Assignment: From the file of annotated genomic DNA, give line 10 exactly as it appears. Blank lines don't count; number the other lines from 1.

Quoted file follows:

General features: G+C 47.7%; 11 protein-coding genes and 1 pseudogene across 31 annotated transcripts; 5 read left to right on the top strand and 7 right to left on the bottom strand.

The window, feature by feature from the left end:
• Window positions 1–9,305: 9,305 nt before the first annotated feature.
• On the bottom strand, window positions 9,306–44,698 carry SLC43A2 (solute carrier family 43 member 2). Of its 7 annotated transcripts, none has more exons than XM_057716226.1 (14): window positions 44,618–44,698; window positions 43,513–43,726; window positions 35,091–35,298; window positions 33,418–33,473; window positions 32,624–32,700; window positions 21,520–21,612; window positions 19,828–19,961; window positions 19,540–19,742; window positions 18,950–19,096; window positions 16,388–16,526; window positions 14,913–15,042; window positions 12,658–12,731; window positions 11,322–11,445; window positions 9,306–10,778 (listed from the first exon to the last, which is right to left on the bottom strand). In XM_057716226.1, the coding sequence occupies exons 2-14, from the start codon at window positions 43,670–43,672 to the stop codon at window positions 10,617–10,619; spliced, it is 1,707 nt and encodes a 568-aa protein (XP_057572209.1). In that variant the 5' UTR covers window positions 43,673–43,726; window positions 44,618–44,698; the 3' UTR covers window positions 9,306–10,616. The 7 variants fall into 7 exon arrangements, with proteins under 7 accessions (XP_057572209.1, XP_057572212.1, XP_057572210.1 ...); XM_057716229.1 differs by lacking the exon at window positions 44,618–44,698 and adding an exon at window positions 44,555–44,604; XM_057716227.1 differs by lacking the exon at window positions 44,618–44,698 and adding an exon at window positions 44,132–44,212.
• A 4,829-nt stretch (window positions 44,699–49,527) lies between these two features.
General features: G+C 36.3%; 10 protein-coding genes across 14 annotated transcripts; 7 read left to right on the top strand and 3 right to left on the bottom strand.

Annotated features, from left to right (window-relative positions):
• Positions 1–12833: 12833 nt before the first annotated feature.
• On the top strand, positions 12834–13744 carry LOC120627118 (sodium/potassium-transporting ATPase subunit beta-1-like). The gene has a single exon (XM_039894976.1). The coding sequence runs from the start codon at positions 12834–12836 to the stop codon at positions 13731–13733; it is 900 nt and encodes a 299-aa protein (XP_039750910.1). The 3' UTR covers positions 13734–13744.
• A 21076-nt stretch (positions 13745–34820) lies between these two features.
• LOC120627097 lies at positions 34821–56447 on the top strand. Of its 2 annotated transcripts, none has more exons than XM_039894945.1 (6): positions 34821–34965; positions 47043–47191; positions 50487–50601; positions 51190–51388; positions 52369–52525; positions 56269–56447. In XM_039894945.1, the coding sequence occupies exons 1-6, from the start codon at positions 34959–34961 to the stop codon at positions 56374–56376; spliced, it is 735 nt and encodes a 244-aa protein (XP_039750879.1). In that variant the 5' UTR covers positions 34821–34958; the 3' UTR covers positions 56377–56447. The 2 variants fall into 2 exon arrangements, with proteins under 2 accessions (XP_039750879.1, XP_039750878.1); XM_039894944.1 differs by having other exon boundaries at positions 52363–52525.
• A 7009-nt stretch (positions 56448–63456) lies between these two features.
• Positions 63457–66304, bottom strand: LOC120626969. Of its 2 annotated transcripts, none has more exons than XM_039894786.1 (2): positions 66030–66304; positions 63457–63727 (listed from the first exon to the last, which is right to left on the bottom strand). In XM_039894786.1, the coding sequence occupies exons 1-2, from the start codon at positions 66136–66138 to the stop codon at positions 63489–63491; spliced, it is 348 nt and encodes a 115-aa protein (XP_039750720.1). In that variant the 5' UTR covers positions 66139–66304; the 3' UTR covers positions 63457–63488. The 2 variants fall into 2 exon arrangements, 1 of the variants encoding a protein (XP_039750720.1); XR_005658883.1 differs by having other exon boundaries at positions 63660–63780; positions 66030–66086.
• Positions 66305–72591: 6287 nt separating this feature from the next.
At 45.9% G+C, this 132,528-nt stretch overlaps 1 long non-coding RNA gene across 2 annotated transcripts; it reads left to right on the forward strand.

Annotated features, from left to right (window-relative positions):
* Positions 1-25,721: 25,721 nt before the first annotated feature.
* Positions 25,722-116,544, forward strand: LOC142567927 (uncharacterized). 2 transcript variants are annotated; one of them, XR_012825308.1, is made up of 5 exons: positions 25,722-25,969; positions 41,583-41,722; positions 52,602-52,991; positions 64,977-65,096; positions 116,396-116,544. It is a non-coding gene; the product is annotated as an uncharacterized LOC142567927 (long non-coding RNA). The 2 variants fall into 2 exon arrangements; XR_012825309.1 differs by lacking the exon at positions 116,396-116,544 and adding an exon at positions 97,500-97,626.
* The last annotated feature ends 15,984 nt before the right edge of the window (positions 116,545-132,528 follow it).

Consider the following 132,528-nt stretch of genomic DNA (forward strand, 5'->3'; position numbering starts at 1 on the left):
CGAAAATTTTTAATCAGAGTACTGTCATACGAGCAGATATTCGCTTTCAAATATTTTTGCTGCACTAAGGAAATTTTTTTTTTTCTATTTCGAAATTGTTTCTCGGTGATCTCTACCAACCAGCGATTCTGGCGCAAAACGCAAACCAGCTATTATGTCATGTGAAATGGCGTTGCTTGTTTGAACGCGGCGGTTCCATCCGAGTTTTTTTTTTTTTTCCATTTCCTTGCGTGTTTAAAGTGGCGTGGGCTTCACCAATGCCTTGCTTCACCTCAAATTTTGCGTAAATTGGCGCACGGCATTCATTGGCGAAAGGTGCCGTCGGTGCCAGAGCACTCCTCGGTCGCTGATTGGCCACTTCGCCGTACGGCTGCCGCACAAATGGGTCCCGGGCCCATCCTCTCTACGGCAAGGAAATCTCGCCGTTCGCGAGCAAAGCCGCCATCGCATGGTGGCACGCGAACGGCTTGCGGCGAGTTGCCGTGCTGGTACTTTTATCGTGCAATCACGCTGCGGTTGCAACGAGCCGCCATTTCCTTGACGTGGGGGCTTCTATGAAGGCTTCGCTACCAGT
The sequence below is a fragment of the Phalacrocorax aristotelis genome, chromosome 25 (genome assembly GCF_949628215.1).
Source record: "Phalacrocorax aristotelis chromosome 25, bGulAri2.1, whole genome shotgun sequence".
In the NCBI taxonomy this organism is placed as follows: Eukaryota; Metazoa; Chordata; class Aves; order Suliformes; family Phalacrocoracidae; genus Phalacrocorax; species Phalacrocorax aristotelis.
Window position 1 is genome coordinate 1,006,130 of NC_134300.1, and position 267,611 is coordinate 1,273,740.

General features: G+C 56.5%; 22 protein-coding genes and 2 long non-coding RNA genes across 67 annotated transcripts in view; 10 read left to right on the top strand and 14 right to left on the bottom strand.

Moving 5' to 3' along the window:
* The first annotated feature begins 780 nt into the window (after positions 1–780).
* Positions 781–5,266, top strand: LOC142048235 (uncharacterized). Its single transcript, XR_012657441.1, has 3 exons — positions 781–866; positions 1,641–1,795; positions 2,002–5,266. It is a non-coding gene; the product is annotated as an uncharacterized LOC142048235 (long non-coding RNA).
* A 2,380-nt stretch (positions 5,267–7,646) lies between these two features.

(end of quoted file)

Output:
• A 21076-nt stretch (positions 13745–34820) lies between these two features.